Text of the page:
Wales promises ‘strong’ assessment after cancellation of 2021A

Wales promises 'strong' assessment after cancellation of 2021A

Wales’s education minister has promised a “transparent and robust” approach to assessing universities after confirming that A-level exams will be scrapped in the country next year.

Kastry Williams said students’ grades would be based on teacher assessments, and changes in the number of students at different schools over time would allow them to qualify for class due to the coronavirus epidemic. GCSE and AS level exams will also be canceled.

The move comes after school dropouts entered the university earlier this year on the basis of teacher-predictive grades, abandoning an algorithm designed to recreate the probable results of formal exams, raising concerns about backwardness. Children and school children are being punished unjustly.

Ms Williams said the scoring process should include “assessments that will be externally scheduled and marked, but will be provided in a classroom environment under the supervision of a teacher”. Teachers will be able to decide when it is best to take these tests.

The Minister said the Welsh Government would adopt a consensual national approach to school-based assessments to guarantee consistency.

“We are optimistic that the public health situation will improve, but the reason for my decision is fairness; Ms Williams said learning time in schools and colleges would be very different and in this situation it was impossible to guarantee level playing for exams.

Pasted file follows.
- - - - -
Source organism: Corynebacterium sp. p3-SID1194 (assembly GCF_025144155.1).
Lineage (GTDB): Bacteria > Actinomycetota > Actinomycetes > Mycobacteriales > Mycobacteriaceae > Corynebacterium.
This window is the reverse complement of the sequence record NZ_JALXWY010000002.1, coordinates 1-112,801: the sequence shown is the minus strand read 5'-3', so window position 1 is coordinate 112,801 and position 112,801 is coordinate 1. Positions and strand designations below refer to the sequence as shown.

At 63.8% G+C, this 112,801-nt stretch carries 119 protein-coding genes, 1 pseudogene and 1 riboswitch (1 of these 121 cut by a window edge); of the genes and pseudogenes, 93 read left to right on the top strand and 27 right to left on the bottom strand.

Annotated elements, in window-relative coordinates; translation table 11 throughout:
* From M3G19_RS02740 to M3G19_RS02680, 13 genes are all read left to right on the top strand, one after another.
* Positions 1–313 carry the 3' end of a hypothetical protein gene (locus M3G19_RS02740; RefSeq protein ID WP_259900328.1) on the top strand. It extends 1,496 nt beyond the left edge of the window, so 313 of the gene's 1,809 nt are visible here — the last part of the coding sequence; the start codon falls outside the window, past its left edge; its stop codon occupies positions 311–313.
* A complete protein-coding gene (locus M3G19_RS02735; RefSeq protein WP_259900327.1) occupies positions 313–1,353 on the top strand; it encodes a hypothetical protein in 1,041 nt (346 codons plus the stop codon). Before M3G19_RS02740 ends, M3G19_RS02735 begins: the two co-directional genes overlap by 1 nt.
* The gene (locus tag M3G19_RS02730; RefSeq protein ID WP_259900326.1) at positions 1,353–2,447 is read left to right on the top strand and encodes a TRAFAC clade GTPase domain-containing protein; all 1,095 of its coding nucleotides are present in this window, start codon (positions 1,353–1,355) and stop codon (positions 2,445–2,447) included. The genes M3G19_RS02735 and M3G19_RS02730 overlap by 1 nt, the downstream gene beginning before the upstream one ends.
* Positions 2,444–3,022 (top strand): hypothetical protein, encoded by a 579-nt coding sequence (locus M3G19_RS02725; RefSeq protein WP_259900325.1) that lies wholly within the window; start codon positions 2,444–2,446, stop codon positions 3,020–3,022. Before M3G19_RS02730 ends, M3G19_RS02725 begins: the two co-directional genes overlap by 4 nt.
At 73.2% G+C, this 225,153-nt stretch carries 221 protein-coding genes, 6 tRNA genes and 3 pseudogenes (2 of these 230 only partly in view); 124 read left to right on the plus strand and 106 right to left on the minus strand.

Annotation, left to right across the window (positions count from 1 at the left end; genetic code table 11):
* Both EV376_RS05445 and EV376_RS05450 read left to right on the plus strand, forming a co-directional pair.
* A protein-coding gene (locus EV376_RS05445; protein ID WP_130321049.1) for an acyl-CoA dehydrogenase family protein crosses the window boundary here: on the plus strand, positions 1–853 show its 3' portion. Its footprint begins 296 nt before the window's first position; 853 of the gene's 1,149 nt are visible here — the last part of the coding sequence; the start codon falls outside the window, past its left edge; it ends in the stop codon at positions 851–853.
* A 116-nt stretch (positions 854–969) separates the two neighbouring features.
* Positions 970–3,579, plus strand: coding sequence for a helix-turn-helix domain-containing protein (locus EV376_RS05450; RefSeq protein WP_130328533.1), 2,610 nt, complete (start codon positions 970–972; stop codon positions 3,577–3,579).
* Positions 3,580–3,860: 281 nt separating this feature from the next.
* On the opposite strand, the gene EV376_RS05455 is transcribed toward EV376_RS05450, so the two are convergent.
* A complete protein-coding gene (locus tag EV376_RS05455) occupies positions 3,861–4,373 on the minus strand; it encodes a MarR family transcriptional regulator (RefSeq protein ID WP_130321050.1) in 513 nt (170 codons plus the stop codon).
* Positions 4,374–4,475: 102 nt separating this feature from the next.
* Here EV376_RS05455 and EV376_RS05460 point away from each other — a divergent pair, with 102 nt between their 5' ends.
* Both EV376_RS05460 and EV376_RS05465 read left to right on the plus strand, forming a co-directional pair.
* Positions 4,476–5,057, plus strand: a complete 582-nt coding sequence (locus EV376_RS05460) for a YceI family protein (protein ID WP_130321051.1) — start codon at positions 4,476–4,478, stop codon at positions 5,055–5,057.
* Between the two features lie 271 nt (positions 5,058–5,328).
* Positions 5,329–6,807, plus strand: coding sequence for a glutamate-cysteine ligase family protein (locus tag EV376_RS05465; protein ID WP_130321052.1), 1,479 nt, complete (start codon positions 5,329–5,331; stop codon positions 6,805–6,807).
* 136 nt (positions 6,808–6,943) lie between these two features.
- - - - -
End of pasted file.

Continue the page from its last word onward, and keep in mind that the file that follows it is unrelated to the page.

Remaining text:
“We have consulted with universities across the UK and confirmed that they are accustomed to accepting a wide range of qualifications. They expect a transparent and robust approach that provides evidence of the trainee’s knowledge and competence.

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“Our intended approach does just that, because it is designed to teach and learn for as long as possible.

“Canceling exams provides time for training and to continue throughout the summer, to enhance the knowledge, skills and confidence in our students that they decide to pursue.”

Ms Williams added that full plans would be drawn up for the period “to provide time for implementation from January and we have assumed that assessment activities will not begin until mid-spring”.

The Westminster government has insisted that the test will go ahead in England, but that most tests will be taken three weeks later than usual to address the disruption caused by Covid-19.

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Cory Weinberg

About the author: Cory Weinberg

Cory Weinberg covers the intersection of tech and cities. That means digging into how startups and big tech companies are trying to reshape real estate, transportation, urban planning, and travel. Previously, he reported on Bay Area housing and commercial real estate for the San Francisco Business Times. He received a "best young journalist" award from the National Association of Real Estate Editors.

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